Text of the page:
CSE 326 - Summer 2003 Homework #3 (part A)
The Search for a-MAZE-ing Donuts!
Assigned Monday July 7
Partner selection (if any) due by 9 p.m. Tuesday July 8
Part A "in-progress" checkin due by 11 p.m. Thursday July 10
Part B "donut-ready" checkin due by 11 p.m. Tuesday July 15
Writeup for part B due at beginning of class, Wednesday July 16

I. Introduction

It is an incredibly important day for you at UW CSE. A mysterious benefactor has appeared during the night and has left behind donuts for the entire CSE 326 class! You've managed to get out of bed at a yawningly-early 10 AM, meaning you have first dibs on all the yummy goodness of fresh-baked donuts if you can get to them in time. Unfortunately, the Sieg space czars just happened to have decided to rearrange all the furniture and cubicles during the night (in preparation for the move to the new building, of course), turning the entire building into a complex and mystifying maze. Since you haven't had your morning coffee yet, you decide to let your computer solve the maze for you.

II. Learning Objectives

For this assignment, you will:

III. Assignment and Algorithm Overview

For the complete assignment, you are required to write several new maze-solving MazeRunner classes. There should be one MazeRunner class for each of the following algorithms:

  1. Iterative Depth-First Search (DFS) -- please implement this search with a Stack
    More information on recursive DFS can be found here.
  2. Breadth-First Search (BFS) -- please implement this search with a Queue
    More information on BFS can be found here.
  3. Best-First Search (not abbreviated for obvious reasons) -- please implement this search with a ThreeHeap(e.g. a d-Heap where d = 3)
    More information on Best-First Search can be found here.

In Part A of this assignment, we are giving you substantial starter code for the generic array, queue, and binary heap data structures (from the Weiss book). Your task for Part A is to:

  1. Modify all three of these data structures to be able to grow (and optionally shrink) as necessary. (you may reuse any code you wrote for homework #1 for this purpose).
  2. Convert the given BinaryHeap data structure into a ThreeHeap. You should find your work on homework #2 useful for this. To accomplish this, you must write and use appropriate parent(i), leftChild(i), middleChild(i), and rightChild(i) methods.
  3. You should also take this opportunity to get an understanding of how these three graph search algorithms work for a general graph.

Part B will involve implementing the above algorithms (they will be implemented as MazeRunner classes), understanding how a maze is like a graph, and analyzing the maze code which we will provide during part B.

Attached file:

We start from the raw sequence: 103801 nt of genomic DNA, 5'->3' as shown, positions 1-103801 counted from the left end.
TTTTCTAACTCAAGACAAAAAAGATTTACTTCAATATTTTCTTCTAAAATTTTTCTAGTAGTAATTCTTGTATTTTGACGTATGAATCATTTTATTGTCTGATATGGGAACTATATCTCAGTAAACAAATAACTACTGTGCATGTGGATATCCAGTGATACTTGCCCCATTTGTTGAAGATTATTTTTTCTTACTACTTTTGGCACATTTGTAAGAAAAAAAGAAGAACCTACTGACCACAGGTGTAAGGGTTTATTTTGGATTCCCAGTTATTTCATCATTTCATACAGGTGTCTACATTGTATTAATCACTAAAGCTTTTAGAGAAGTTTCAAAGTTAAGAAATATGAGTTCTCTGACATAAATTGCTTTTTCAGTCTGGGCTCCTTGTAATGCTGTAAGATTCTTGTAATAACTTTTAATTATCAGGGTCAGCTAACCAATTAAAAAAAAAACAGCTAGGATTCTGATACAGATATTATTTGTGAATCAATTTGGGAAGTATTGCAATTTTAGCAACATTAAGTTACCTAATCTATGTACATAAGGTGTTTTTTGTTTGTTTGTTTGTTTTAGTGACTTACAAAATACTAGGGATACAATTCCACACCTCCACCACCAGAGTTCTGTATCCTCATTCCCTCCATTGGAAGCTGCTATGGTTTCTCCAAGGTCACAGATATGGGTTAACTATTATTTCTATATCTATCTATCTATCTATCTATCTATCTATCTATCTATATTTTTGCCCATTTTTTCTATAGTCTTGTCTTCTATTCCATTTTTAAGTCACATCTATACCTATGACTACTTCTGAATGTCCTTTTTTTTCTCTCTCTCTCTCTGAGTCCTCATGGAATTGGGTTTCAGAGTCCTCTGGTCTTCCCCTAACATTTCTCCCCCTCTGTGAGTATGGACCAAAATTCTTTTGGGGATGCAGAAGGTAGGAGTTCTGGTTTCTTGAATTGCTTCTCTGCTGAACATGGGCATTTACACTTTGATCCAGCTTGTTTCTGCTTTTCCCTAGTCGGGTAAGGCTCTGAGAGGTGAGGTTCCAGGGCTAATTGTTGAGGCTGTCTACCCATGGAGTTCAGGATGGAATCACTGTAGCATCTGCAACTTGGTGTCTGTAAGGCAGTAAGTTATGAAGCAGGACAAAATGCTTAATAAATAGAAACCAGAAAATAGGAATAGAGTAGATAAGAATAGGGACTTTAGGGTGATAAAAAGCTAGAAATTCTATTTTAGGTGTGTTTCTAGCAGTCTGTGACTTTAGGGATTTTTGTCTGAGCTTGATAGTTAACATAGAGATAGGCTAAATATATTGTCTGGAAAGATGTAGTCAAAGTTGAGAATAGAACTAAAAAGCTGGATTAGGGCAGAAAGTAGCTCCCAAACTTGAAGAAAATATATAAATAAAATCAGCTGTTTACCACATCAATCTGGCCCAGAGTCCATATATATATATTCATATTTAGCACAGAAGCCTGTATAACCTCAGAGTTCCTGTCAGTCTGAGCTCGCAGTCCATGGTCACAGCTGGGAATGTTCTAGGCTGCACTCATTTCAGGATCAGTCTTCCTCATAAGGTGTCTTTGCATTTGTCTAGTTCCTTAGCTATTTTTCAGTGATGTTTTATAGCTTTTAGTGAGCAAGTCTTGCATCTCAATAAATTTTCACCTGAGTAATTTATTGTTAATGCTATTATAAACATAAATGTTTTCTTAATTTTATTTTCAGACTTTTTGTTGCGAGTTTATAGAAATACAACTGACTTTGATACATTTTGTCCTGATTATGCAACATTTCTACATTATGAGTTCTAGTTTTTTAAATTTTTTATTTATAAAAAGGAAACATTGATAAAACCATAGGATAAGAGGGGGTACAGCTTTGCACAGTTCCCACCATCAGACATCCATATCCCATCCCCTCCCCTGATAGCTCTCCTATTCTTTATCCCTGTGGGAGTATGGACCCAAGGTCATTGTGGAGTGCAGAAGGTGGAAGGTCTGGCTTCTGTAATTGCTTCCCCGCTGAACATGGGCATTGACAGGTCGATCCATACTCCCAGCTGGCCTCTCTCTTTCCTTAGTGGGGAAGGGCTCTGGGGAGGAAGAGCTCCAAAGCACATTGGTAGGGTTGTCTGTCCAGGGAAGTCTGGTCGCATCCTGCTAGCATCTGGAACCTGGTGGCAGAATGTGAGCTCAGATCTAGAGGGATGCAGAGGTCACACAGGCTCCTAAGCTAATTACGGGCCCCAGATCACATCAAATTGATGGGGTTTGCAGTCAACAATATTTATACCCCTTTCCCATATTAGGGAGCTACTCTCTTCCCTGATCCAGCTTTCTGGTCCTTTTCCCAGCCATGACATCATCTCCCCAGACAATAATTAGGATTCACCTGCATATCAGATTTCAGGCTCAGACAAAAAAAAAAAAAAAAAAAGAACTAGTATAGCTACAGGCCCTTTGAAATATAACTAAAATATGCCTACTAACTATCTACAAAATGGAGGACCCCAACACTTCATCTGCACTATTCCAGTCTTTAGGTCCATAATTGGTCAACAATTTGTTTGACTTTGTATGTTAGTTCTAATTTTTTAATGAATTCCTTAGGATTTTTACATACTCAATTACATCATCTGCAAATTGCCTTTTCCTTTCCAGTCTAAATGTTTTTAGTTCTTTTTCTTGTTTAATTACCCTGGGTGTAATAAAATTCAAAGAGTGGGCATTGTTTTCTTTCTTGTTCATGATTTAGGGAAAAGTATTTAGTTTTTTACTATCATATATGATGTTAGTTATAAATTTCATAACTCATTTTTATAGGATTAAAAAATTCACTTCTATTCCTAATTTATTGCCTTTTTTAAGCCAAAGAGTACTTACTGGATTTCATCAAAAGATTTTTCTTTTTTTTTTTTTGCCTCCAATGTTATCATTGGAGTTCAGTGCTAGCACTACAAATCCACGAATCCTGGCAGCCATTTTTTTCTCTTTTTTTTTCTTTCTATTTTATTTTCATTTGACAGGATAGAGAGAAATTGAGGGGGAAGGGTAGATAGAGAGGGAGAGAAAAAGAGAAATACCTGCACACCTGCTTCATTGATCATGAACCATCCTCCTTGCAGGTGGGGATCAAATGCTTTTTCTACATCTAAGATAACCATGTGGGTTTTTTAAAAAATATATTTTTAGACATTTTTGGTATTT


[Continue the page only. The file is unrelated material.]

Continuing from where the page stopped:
IV. Teams

You may work on a team of at most two for this project. You may choose how to divide the work, under three conditions: first, document each team member's effort in the README file; second, work together and both understand your answers to the questions answered in the README (for part B); and third, understand (at least) at a high level how your team member's code is structured and how it works.

If you want to work with a partner, you must find your partner and send a single email to the instructor with the name of both partners by the deadline given at top.

Remember to test your team's code as a whole to make sure that your portions work together properly! Also, be aware that except in extreme cases when you notify us in advance of the deadline, all team members will receive the same grade for the project.

Since you will be working in groups for the rest of your academic and professional careers, we strongly encourage you to work in a team for this project! Feel free to ask for a partner over the cse326@cs discussion list.

V. Provided Code

To facilitate understanding of this rather complex project, and to encourage good modular decomposition and "unit testing" (testing small pieces of code instead of testing the entire program all at once), this project is in broken into two parts. For this first part, we suggest improving and testing your basic "helper" data structures (ie, Stack, Queue, BinaryHeap) without worrying about the Maze-related code.

For this first part, we are providing the interface for a PriorityQueue, and an existing BinaryHeap implementation of this interface. You must use this interface unchanged to construct a second ThreeHeap implementation (we suggest starting with a copy of the BinaryHeap code and making changes as necessary).

Java code: (download the whole bundle here. On UNIX, use "unzip code.java", or run WinZip from a PC)

The priority queue implementations make use of Comparators (e.g. IntComparator.java) to decide how to order the relative priorities of objects, and part B will involve writing at least one of your own. More information about Java comparators may be found at Sun's website.

For part B of this project, we will be providing additional code which will read, parse, and build a Maze class from a text file, as well as a simple MazeRunner class which you can inherit your own MazeRunners from.

VI. Part A turnin

Part A and B will be graded together when your entire assignment is turned in with part B. However, 10% of your grade will be based upon a "in-progress" checkin for part A. If you submit your code before the deadline given at top, you will receive full credit for this part. However, you are highly encouraged to successfully complete all of part A by this deadline, as there is much more work to do for part B.

Only one person from each team should submit. The same person should submit both parts A and B. Follow the normal turnin procedures, using the name "hw3a" for this first turn-in. You should submit:

  • All of the Java code (use *.java), including your new ThreeHeap.java
  • A README file with your name and the name of your partner (if any).